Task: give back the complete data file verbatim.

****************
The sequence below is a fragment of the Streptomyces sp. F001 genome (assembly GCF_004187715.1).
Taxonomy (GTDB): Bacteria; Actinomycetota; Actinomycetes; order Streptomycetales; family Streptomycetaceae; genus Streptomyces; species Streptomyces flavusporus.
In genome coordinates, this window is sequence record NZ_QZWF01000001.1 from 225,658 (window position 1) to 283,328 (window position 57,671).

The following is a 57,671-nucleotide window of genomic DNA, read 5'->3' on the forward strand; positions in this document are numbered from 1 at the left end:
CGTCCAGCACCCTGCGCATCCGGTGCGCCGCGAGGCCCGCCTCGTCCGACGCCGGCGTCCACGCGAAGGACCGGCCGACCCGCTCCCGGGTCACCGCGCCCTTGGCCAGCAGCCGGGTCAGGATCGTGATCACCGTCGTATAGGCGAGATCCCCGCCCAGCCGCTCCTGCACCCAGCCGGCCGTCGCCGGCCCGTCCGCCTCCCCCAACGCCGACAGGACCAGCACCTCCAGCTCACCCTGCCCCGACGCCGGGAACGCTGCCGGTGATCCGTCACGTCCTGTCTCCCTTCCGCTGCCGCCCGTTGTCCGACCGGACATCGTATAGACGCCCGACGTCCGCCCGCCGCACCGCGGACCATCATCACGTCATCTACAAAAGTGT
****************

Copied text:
The sequence below is a fragment of the Streptomyces sp. F001 genome (assembly GCF_004187715.1).
Taxonomy (GTDB): Bacteria; Actinomycetota; Actinomycetes; order Streptomycetales; family Streptomycetaceae; genus Streptomyces; species Streptomyces flavusporus.
In genome coordinates, this window is sequence record NZ_QZWF01000001.1 from 225,658 (window position 1) to 283,328 (window position 57,671).

The following is a 57,671-nucleotide window of genomic DNA, read 5'->3' on the forward strand; positions in this document are numbered from 1 at the left end:
CGTCCAGCACCCTGCGCATCCGGTGCGCCGCGAGGCCCGCCTCGTCCGACGCCGGCGTCCACGCGAAGGACCGGCCGACCCGCTCCCGGGTCACCGCGCCCTTGGCCAGCAGCCGGGTCAGGATCGTGATCACCGTCGTATAGGCGAGATCCCCGCCCAGCCGCTCCTGCACCCAGCCGGCCGTCGCCGGCCCGTCCGCCTCCCCCAACGCCGACAGGACCAGCACCTCCAGCTCACCCTGCCCCGACGCCGGGAACGCTGCCGGTGATCCGTCACGTCCTGTCTCCCTTCCGCTGCCGCCCGTTGTCCGACCGGACATCGTATAGACGCCCGACGTCCGCCCGCCGCACCGCGGACCATCATCACGTCATCTACAAAAGTGT